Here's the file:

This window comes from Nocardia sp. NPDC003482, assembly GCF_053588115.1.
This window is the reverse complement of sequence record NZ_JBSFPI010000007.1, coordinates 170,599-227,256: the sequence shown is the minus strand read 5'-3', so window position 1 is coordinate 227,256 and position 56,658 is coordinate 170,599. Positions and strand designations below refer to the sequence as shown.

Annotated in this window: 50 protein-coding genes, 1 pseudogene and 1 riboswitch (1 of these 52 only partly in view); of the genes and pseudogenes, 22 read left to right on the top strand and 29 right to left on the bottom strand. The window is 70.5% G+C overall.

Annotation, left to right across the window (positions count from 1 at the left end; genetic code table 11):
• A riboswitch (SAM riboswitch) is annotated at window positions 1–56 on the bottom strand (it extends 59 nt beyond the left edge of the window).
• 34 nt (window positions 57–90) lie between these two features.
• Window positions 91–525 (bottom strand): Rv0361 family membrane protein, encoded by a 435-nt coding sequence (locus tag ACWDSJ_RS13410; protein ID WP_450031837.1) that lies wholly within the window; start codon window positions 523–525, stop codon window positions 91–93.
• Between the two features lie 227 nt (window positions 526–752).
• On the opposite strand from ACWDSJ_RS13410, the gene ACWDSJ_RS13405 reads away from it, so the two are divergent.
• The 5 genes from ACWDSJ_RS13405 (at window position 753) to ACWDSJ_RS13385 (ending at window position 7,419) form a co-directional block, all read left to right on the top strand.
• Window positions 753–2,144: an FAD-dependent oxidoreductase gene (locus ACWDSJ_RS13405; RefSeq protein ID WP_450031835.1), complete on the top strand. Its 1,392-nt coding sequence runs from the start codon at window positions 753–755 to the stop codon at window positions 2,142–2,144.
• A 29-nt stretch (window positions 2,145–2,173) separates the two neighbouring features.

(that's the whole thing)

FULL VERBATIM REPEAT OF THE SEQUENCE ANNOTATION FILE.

This window comes from Nocardia sp. NPDC003482, assembly GCF_053588115.1.
This window is the reverse complement of sequence record NZ_JBSFPI010000007.1, coordinates 170,599-227,256: the sequence shown is the minus strand read 5'-3', so window position 1 is coordinate 227,256 and position 56,658 is coordinate 170,599. Positions and strand designations below refer to the sequence as shown.

Annotated in this window: 50 protein-coding genes, 1 pseudogene and 1 riboswitch (1 of these 52 only partly in view); of the genes and pseudogenes, 22 read left to right on the top strand and 29 right to left on the bottom strand. The window is 70.5% G+C overall.

Annotation, left to right across the window (positions count from 1 at the left end; genetic code table 11):
• A riboswitch (SAM riboswitch) is annotated at window positions 1–56 on the bottom strand (it extends 59 nt beyond the left edge of the window).
• 34 nt (window positions 57–90) lie between these two features.
• Window positions 91–525 (bottom strand): Rv0361 family membrane protein, encoded by a 435-nt coding sequence (locus tag ACWDSJ_RS13410; protein ID WP_450031837.1) that lies wholly within the window; start codon window positions 523–525, stop codon window positions 91–93.
• Between the two features lie 227 nt (window positions 526–752).
• On the opposite strand from ACWDSJ_RS13410, the gene ACWDSJ_RS13405 reads away from it, so the two are divergent.
• The 5 genes from ACWDSJ_RS13405 (at window position 753) to ACWDSJ_RS13385 (ending at window position 7,419) form a co-directional block, all read left to right on the top strand.
• Window positions 753–2,144: an FAD-dependent oxidoreductase gene (locus ACWDSJ_RS13405; RefSeq protein ID WP_450031835.1), complete on the top strand. Its 1,392-nt coding sequence runs from the start codon at window positions 753–755 to the stop codon at window positions 2,142–2,144.
• A 29-nt stretch (window positions 2,145–2,173) separates the two neighbouring features.